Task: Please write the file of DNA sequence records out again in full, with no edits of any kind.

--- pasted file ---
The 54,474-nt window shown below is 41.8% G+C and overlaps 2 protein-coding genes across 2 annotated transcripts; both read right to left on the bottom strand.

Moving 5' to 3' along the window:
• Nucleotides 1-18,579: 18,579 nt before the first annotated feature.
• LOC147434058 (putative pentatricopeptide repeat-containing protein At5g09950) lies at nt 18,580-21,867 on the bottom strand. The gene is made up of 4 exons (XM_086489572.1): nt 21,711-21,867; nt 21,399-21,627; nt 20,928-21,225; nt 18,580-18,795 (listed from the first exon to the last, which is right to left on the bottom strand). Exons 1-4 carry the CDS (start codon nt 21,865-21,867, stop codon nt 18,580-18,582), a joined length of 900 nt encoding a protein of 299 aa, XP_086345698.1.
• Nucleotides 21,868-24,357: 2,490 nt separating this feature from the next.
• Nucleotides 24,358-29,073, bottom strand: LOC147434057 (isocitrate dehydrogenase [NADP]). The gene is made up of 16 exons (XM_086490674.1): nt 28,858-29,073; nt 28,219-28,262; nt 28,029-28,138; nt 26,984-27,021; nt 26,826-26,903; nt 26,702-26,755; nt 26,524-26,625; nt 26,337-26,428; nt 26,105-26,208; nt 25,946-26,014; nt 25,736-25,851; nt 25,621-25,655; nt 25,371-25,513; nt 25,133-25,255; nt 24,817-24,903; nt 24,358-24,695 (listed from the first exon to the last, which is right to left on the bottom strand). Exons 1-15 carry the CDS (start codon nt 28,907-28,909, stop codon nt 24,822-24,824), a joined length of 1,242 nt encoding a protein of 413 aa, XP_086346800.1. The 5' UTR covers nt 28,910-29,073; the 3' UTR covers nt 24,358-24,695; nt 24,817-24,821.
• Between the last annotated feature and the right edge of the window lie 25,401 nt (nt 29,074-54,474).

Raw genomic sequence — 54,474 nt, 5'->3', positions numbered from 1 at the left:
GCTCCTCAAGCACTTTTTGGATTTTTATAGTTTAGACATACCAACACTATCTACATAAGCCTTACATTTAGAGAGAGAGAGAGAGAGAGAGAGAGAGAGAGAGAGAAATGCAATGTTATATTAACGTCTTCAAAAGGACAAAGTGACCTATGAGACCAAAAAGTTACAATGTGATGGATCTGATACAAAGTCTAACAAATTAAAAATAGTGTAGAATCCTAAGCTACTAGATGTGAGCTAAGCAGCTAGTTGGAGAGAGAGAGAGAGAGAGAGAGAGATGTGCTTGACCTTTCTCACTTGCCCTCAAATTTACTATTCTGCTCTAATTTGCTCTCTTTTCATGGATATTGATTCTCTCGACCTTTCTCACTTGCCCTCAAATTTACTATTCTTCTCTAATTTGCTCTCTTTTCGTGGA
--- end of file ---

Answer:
The 54,474-nt window shown below is 41.8% G+C and overlaps 2 protein-coding genes across 2 annotated transcripts; both read right to left on the bottom strand.

Moving 5' to 3' along the window:
• Nucleotides 1-18,579: 18,579 nt before the first annotated feature.
• LOC147434058 (putative pentatricopeptide repeat-containing protein At5g09950) lies at nt 18,580-21,867 on the bottom strand. The gene is made up of 4 exons (XM_086489572.1): nt 21,711-21,867; nt 21,399-21,627; nt 20,928-21,225; nt 18,580-18,795 (listed from the first exon to the last, which is right to left on the bottom strand). Exons 1-4 carry the CDS (start codon nt 21,865-21,867, stop codon nt 18,580-18,582), a joined length of 900 nt encoding a protein of 299 aa, XP_086345698.1.
• Nucleotides 21,868-24,357: 2,490 nt separating this feature from the next.
• Nucleotides 24,358-29,073, bottom strand: LOC147434057 (isocitrate dehydrogenase [NADP]). The gene is made up of 16 exons (XM_086490674.1): nt 28,858-29,073; nt 28,219-28,262; nt 28,029-28,138; nt 26,984-27,021; nt 26,826-26,903; nt 26,702-26,755; nt 26,524-26,625; nt 26,337-26,428; nt 26,105-26,208; nt 25,946-26,014; nt 25,736-25,851; nt 25,621-25,655; nt 25,371-25,513; nt 25,133-25,255; nt 24,817-24,903; nt 24,358-24,695 (listed from the first exon to the last, which is right to left on the bottom strand). Exons 1-15 carry the CDS (start codon nt 28,907-28,909, stop codon nt 24,822-24,824), a joined length of 1,242 nt encoding a protein of 413 aa, XP_086346800.1. The 5' UTR covers nt 28,910-29,073; the 3' UTR covers nt 24,358-24,695; nt 24,817-24,821.
• Between the last annotated feature and the right edge of the window lie 25,401 nt (nt 29,074-54,474).

Raw genomic sequence — 54,474 nt, 5'->3', positions numbered from 1 at the left:
GCTCCTCAAGCACTTTTTGGATTTTTATAGTTTAGACATACCAACACTATCTACATAAGCCTTACATTTAGAGAGAGAGAGAGAGAGAGAGAGAGAGAGAGAGAGAAATGCAATGTTATATTAACGTCTTCAAAAGGACAAAGTGACCTATGAGACCAAAAAGTTACAATGTGATGGATCTGATACAAAGTCTAACAAATTAAAAATAGTGTAGAATCCTAAGCTACTAGATGTGAGCTAAGCAGCTAGTTGGAGAGAGAGAGAGAGAGAGAGAGAGATGTGCTTGACCTTTCTCACTTGCCCTCAAATTTACTATTCTGCTCTAATTTGCTCTCTTTTCATGGATATTGATTCTCTCGACCTTTCTCACTTGCCCTCAAATTTACTATTCTTCTCTAATTTGCTCTCTTTTCGTGGA